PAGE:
The contributed property is certain taxidermy property.
The contributed property is tangible personal property that is put to an unrelated use (as defined in Pub. 526) by the charity.
The contributed property is certain tangible personal property with a claimed value of more than $5,000 and is sold, exchanged, or otherwise disposed of by the charity during the year in which you made the contribution, and the charity has not made the required certification of exempt use (such as on Form 8282, Part IV).
Identifies the conservation purposes furthered by your donation,
Shows, if before and after valuation is used, the FMV of the underlying property before and after the gift,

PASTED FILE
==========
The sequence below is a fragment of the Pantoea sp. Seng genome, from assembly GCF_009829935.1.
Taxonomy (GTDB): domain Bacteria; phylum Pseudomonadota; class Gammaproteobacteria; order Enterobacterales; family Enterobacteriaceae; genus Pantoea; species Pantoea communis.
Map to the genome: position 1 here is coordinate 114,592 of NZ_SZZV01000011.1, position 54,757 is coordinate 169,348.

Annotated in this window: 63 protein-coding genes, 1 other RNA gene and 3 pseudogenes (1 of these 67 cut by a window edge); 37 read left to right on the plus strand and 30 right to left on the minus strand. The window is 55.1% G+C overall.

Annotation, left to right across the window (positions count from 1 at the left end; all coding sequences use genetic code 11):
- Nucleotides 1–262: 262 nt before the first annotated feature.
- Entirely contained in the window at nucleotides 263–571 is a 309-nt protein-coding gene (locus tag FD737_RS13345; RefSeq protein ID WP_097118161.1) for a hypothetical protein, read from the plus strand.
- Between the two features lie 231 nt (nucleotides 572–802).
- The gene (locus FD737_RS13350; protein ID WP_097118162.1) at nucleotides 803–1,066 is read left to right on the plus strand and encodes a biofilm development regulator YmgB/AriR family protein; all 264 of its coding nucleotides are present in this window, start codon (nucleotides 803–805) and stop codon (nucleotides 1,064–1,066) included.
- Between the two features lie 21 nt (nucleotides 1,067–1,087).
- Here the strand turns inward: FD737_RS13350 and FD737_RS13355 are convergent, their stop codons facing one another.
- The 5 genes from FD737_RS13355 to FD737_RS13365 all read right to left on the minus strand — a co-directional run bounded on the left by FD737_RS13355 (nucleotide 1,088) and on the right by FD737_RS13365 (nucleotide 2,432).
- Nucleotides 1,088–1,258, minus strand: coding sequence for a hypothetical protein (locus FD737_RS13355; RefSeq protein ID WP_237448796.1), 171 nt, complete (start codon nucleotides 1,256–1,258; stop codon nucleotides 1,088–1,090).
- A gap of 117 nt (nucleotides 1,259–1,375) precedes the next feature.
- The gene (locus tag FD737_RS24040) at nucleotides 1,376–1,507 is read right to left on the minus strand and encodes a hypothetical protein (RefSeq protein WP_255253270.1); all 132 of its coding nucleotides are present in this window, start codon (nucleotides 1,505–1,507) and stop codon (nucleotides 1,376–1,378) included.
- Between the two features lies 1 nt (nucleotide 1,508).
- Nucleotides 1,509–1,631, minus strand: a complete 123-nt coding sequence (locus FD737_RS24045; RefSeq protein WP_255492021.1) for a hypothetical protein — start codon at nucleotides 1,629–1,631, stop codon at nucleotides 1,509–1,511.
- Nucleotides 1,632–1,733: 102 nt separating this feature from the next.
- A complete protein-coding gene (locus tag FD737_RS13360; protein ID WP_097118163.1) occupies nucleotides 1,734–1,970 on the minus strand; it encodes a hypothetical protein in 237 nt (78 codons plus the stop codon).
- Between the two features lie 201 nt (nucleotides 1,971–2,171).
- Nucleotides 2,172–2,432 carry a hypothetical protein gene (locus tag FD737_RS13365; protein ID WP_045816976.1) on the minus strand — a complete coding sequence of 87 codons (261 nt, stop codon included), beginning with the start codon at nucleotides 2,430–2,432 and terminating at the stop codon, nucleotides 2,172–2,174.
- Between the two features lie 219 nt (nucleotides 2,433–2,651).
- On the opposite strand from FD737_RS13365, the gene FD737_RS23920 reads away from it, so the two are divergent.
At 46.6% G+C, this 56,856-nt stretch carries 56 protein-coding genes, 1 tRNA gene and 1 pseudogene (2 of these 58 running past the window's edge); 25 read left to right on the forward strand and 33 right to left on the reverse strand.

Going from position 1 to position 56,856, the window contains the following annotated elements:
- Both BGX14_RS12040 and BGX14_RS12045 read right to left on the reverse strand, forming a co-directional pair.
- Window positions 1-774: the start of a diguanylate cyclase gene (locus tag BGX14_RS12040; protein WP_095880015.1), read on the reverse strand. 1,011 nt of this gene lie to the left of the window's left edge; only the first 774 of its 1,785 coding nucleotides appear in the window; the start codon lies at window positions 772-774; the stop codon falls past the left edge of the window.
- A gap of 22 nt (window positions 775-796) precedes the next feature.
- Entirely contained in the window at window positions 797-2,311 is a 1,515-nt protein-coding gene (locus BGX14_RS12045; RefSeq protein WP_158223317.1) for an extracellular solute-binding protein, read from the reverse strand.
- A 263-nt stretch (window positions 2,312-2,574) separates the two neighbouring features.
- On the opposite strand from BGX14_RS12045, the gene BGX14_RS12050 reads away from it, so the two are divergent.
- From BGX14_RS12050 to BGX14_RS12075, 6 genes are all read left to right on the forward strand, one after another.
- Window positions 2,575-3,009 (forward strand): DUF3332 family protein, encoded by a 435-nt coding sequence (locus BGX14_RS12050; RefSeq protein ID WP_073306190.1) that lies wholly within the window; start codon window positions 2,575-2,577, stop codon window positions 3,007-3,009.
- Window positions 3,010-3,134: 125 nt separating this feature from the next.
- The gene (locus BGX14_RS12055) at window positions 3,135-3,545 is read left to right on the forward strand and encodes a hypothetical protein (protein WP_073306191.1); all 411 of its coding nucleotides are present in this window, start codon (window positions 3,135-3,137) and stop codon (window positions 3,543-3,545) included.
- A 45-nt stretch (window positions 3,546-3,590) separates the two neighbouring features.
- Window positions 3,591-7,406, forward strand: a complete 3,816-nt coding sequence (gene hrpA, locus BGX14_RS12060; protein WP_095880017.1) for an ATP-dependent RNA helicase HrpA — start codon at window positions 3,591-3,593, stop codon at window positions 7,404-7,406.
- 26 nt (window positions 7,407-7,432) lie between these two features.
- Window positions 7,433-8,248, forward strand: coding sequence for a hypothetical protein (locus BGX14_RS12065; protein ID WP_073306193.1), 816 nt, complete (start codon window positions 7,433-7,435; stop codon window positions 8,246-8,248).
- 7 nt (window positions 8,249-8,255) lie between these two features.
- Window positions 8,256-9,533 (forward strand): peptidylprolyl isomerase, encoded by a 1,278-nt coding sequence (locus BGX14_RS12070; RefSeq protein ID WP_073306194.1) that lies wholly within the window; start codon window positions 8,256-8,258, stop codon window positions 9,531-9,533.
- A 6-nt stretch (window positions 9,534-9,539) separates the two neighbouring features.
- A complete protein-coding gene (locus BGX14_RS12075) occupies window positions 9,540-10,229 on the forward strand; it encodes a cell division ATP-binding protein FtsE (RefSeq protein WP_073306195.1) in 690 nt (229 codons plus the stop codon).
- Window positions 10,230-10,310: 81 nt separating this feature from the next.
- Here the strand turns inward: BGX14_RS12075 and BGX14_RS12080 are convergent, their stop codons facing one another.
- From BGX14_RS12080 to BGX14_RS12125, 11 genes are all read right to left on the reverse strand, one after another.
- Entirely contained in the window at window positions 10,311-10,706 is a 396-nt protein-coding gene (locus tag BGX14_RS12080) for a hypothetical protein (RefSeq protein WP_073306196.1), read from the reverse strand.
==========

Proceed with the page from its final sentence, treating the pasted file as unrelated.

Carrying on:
States whether you made the donation in order to get a permit or other approval from a local or other governing authority and whether the donation was required by a contract, and
If you or a related person has any interest in other property nearby, describes that interest.
You cannot claim a deduction for this type of contribution unless the contributed interest includes restrictions preserving the entire exterior of the building (including front, sides, rear, and height) and prohibiting any change to the exterior of the building inconsistent with its historical character. If you claim a deduction for this type of contribution, you must include with your return:
A signed copy of a qualified appraisal,
Photographs of the entire exterior of the building, and